We talked and talked! We ate great food and wandered around together. We discussed Greg’s books. At one stage I turned to Greg and said, “Oooh, I have just made your Swedish Rye Bread! It’s delicious!” Greg gave me a funny look. Aaaah, sorry Greg, it was Limpa I was talking about! In my head I had renamed it Swedish Rye Bread. Do you ever do that?
This Limpa which is a Scandinavian Rye bread is adapted from the recipe in A Baker’s Odyssey. I have been baking bread for a long time and I would say without a doubt this is one of the most flavourful loaves I have made. Served warm out of the oven with lashings of butter it is irresistible but the next day it slices well and toasts beautifully. This bread will not disappoint!
230g bread flour
75g dark rye flour
1 1/2 teaspoons instant yeast
1/2 teaspoon salt
finely grated zest of 1/2 orange
1 teaspoon anise seeds
1 teaspoon caraway seeds
Heat the water, molasses and butter in a small pan over medium heat until the butter melts and the mixture registers around 50C. Remove from heat while you measure and prepare the remaining ingredients.
To make the dough I like to use a stand mixer but it can all be done by hand.
Combine the flours and yeast then stir in the salt, orange zest, anise seeds and caraway seeds. By this time your liquids should have cooled down a little. Add the liquid to the dry ingredients and mix together with a wooden spoon until a stiff dough is formed. Allow to rest about ten minutes. Then if using a stand mixer attach the dough hook and knead for 5-8 minutes. Alternatively knead by hand for 8 minutes. In either case you should end up with a smooth and elastic dough. It will be a little sticky but don’t add any more flour.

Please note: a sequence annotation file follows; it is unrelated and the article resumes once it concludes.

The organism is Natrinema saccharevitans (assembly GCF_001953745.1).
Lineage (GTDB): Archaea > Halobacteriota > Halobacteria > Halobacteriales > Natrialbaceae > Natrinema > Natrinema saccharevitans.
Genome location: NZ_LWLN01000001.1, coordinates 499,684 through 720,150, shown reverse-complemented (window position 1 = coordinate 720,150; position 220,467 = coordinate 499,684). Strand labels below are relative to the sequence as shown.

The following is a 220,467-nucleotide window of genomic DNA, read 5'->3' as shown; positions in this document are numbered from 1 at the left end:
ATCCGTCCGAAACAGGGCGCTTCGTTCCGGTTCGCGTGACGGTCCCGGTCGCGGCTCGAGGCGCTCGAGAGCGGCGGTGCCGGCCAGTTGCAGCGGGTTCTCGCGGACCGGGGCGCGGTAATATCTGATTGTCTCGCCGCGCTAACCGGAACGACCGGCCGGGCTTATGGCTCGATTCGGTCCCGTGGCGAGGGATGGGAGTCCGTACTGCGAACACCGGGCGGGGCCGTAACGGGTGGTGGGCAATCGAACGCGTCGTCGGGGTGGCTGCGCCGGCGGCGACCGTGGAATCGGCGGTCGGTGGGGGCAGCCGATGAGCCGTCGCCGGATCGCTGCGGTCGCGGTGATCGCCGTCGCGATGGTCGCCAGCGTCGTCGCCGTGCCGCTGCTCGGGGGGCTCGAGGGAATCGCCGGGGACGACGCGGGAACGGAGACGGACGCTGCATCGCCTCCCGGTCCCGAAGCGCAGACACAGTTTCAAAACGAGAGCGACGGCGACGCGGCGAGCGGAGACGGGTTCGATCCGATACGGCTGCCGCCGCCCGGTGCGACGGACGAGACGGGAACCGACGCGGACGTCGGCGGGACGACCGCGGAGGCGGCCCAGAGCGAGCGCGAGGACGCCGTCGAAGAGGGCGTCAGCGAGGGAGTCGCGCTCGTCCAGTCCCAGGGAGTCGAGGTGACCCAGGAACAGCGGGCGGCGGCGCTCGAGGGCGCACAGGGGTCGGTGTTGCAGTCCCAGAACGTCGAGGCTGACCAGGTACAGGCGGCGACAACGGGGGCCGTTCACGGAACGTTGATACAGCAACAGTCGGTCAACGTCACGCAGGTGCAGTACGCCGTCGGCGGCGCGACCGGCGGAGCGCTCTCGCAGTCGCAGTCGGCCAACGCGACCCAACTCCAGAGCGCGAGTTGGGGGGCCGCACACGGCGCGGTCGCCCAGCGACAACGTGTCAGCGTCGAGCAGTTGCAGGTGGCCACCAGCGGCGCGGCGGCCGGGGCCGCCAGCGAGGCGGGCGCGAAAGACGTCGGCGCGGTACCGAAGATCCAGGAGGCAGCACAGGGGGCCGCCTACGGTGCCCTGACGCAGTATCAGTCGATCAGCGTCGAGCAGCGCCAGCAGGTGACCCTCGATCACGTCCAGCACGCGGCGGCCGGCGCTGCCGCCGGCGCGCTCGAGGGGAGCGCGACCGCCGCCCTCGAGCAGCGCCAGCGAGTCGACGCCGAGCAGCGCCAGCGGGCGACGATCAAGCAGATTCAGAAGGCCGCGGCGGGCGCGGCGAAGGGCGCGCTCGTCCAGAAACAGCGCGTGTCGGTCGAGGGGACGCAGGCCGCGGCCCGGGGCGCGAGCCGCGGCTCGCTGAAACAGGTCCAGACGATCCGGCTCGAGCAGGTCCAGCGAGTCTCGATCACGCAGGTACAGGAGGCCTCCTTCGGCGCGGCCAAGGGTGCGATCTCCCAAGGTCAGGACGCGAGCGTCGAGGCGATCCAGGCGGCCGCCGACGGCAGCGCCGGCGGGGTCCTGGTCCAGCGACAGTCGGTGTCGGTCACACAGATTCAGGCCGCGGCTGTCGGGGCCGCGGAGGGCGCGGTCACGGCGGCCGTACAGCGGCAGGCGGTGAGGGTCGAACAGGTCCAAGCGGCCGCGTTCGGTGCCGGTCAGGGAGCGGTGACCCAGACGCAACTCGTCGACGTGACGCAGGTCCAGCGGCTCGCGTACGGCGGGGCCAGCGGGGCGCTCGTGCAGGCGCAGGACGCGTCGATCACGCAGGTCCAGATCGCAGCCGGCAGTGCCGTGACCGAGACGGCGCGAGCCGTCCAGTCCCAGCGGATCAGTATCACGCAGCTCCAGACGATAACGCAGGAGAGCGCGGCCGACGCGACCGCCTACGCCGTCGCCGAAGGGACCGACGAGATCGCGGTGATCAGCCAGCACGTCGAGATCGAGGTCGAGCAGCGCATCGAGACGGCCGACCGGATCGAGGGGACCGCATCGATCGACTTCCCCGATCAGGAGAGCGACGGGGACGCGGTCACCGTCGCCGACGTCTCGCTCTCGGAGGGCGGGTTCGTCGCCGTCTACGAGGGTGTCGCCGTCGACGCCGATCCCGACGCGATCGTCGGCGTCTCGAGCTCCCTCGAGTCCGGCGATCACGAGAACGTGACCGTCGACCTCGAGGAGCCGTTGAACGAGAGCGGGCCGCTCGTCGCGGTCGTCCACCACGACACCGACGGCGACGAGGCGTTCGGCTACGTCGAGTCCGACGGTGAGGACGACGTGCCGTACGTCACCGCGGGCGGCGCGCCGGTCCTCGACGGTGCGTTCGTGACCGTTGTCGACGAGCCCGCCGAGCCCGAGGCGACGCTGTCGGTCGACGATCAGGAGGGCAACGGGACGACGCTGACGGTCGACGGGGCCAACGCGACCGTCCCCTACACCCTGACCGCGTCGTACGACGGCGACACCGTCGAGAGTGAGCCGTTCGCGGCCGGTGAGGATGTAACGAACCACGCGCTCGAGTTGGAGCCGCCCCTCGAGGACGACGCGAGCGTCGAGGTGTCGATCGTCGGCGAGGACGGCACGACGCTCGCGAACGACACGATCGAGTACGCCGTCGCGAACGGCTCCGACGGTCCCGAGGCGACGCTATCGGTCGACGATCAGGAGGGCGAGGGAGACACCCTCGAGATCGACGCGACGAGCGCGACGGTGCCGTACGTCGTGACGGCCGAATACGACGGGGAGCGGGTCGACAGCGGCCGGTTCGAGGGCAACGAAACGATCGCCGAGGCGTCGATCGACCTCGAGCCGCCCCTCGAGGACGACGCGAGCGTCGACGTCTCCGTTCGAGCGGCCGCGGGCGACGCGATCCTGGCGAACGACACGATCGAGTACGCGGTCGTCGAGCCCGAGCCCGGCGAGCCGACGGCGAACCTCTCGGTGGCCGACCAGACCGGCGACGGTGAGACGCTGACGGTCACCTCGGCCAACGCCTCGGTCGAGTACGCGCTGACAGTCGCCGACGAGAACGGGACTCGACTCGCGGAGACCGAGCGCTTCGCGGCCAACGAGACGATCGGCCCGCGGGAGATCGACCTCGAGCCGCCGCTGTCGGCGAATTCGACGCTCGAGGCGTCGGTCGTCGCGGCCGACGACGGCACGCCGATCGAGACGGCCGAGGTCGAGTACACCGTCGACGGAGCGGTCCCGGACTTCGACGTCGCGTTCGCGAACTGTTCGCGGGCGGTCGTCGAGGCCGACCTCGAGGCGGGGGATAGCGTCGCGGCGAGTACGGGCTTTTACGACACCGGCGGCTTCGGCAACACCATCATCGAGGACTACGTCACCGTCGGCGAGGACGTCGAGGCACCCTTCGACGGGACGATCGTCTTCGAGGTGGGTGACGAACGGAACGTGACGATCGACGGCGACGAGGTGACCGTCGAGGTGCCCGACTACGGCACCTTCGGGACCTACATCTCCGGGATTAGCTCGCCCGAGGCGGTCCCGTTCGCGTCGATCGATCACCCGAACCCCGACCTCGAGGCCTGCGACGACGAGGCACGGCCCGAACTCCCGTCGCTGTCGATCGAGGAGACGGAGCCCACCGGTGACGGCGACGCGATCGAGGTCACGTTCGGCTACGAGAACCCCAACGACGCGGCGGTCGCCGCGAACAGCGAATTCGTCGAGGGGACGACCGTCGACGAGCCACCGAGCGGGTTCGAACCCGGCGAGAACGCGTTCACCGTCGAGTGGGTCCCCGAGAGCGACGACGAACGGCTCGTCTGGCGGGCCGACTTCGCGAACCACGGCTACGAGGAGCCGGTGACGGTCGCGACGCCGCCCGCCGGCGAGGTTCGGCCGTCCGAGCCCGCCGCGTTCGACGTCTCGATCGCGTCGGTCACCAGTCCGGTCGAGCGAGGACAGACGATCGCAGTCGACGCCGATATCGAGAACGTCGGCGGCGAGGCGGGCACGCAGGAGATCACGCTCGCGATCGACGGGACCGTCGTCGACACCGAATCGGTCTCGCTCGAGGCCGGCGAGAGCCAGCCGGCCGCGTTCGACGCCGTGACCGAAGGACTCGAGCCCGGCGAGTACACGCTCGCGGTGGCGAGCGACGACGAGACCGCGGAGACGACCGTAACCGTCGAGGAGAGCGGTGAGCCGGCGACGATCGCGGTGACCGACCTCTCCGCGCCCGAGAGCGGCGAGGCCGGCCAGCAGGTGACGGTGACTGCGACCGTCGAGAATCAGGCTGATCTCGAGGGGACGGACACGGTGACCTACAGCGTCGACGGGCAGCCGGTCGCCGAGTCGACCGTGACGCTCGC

Form into a ball then place the dough into an oiled bowl. Cover with plastic wrap and allow to rise 45 minutes or until doubled in size.
Lightly flour the work surface, turn out the dough and pat gently to remove the large air bubbles. Form the dough into a ball by cupping your hands around the dough and rotating it. Pinch the underside together to seal and form a ball.
Place on a baking tray which has been lined with nonstick paper and cover loosely with plastic wrap that has been sprayed with cooking spray. Allow to rise for a further 30-45 minutes or until doubled in size.
In the meantime heat the oven to 230C. When the dough is ready and the oven is hot, take a spray bottle filled with water and spray the inside of the oven, close the door. Uncover the dough and place into the hot oven which you spray again with water. Shut the door immediately and bake for 20-25 minutes or until the bread is well browned and sounds hollow when tapped on the bottom.
Cool on a wire rack. Serve with lashings of butter!